A cyst is a small sac or lump, filled with fluid, air, fat, or other material, that begins to grow somewhere in the body for no apparent reason. A skin cyst is one that forms just beneath the skin.
It's believed that skin cysts form around trapped keratin cells – the cells that form the relatively tough outer layer of the skin.
These cysts are not contagious.
Anyone can get a skin cyst, but they are most common in those who are over age 18, have acne, or have injured the skin.
Symptoms include the appearance of a small, rounded lump under the skin. Cysts are normally painless unless infected, when they will be reddened and sore and contain pus.
Diagnosis is made through physical examination. A small cyst can be left alone, though if it is unsightly or large enough to interfere with movement it can be removed in a simple procedure done in a doctor's office. An infected cyst must be treated so that the infection does not spread.
Top Symptoms: skin-colored armpit bump, marble sized armpit lump, small armpit lump
Symptoms that always occur with skin cyst: skin-colored armpit bump
Urgency: Wait and watch
A skin abscess is a large pocket of pus that has formed just beneath the skin. It is caused by bacteria getting under the skin, usually through a small cut or scratch, and beginning to multiply. The body fights the invasion with white blood cells, which kill some of the infected tissue but form pus within the cavity that remains.
Symptoms include a large, red, swollen, painful lump of pus anywhere on the body beneath the skin. There may be fever, chills, and body aches from the infection.
If not treated, there is the risk of an abscess enlarging, spreading, and causing serious illness.
Diagnosis is made through physical examination.
A small abscess may heal on its own, through the body's immune system. But some will need to be drained or lanced in a medical provider's office so that the pus can be cleaned out. Antibiotics are usually prescribed.
Keeping the skin clean, and using only clean clothes and towels, will help to make sure that the abscess does not recur.
Top Symptoms: rash with bumps or blisters, red rash, red skin bump larger than 1/2 cm in diameter, pus-filled rash, rash
Symptoms that always occur with skin abscess: rash with bumps or blisters
Urgency: Primary care doctor
Neoplasm means "new growth," and an ovarian neoplasm is abnormal tissue appearing on the surface of the ovary. A benign neoplasm is not cancerous, while malignant neoplasm indicates cancer.
Ovarian neoplasm is most common in postmenopausal women with a family history of cancer. Other risk factors include menstruation at a young age with menopause at a late age; having no pregnancies; hormone replacement therapy; endometriosis; and cigarette smoking.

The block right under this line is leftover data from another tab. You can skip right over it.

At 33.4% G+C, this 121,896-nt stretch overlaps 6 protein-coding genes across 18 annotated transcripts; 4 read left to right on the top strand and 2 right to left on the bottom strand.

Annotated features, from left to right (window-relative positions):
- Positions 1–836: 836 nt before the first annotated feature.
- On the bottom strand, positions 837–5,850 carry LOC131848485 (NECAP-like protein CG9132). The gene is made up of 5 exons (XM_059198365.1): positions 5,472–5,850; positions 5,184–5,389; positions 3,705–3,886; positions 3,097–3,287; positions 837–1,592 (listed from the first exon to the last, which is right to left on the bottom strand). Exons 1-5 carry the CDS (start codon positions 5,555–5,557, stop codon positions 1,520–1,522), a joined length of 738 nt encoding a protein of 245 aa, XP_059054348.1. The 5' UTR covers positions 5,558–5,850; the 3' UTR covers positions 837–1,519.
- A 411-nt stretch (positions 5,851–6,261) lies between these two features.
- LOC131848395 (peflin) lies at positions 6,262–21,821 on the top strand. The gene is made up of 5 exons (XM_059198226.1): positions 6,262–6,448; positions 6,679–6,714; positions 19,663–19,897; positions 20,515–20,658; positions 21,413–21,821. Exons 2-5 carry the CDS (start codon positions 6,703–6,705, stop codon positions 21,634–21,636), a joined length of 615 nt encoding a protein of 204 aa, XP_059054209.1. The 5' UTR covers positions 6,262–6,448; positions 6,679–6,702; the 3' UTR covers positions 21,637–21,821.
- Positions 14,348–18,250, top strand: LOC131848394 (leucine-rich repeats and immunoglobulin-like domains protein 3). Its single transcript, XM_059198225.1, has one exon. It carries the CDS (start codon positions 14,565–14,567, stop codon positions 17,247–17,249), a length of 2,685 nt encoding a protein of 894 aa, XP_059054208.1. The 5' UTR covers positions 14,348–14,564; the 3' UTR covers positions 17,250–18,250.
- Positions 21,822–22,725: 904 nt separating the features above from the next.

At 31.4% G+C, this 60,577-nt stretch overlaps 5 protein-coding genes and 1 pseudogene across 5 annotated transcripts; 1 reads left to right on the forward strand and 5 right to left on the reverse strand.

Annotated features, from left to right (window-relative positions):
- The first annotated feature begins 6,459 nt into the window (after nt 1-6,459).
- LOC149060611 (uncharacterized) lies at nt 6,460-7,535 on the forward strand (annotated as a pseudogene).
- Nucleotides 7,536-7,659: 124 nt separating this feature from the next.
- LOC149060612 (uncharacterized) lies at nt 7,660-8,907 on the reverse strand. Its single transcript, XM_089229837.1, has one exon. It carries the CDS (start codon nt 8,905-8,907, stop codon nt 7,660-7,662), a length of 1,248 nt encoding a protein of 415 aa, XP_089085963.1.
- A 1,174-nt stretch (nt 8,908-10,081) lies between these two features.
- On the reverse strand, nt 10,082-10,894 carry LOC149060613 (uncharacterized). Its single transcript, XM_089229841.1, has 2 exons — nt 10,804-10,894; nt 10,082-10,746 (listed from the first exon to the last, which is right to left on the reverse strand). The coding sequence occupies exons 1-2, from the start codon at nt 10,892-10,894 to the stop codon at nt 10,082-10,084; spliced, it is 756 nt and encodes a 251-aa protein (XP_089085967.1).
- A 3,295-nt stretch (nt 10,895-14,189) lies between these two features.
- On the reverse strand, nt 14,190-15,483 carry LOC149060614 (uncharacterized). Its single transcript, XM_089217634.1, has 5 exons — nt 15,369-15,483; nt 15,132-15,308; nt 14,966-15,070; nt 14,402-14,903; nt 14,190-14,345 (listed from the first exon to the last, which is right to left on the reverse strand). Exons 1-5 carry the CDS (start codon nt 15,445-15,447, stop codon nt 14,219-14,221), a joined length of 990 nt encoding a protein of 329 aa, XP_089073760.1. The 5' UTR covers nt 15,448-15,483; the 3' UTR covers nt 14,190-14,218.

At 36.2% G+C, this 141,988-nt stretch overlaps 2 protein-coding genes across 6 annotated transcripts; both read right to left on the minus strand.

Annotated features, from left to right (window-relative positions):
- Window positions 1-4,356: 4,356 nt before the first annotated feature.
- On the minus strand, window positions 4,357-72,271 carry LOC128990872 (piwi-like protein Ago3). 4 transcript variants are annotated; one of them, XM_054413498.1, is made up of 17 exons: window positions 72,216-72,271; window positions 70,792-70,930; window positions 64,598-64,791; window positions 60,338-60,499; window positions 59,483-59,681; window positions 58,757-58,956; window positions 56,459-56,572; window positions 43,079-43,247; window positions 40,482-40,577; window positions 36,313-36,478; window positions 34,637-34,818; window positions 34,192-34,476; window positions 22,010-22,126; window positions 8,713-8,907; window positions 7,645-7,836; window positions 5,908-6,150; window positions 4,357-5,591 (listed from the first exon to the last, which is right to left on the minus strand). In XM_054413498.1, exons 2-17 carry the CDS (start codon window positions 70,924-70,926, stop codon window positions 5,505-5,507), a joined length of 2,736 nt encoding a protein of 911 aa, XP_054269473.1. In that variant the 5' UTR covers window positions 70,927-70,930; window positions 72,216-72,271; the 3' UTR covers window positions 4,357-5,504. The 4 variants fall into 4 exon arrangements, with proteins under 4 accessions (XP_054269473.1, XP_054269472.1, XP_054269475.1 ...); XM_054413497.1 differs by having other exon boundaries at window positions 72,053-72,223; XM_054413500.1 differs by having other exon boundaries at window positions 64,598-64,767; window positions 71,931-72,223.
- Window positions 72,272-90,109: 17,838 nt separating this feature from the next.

The earliest symptoms of malignant neoplasm, or ovarian cancer, may include abdominal cramping, bloating, and swelling; low back pain; pain during sex; and vaginal bleeding after menopause.
Diagnosis is made through pelvic examination, blood test, and/or ultrasound.
Treatment involves surgery to remove the tumor, followed by chemotherapy and/or radiation therapy.
There is no known prevention, but reducing the number of ovulations a woman experiences in her lifetime seems to reduce the risk of the disease. Late onset of menstruation and earlier onset of menopause lowers the number of cycles, while pregnancy, lactation, and hormonal birth control all suppress ovulation entirely.
During her reproductive years, a woman's ovaries release a single egg cell each month. But sometimes the egg remains on the surface of the ovary, where the follicle that enclosed it continues to grow. It then becomes a fluid-filled ovarian cyst.
Ovarian cysts may be caused by hormonal imbalances; by endometriosis tissue, if it attaches to the ovary; and by severe pelvic infections that spread to the ovaries. Cysts may also form during pregnancy.
Small ovarian cysts often cause no symptoms. Larger cysts may cause pelvic pain, backache, unexplained weight gain, abnormal vaginal bleeding, and/or pain during sex. Ovarian cysts are almost never a form of cancer.
Sudden, severe abdominal pain could indicate a ruptured cyst. This is a medical emergency and the patient should go to an emergency room or call 9-1-1.
Diagnosis is made through ultrasound.
Hormonal birth control, such as the pill, injection, or patch, prevents ovulation and therefore prevents the formation of cysts. Surgery to remove the cyst may be necessary in some cases.
Top Symptoms: stomach bloating, vaginal bleeding, pelvis pain, lower abdominal pain, lower back pain
Urgency: Primary care doctor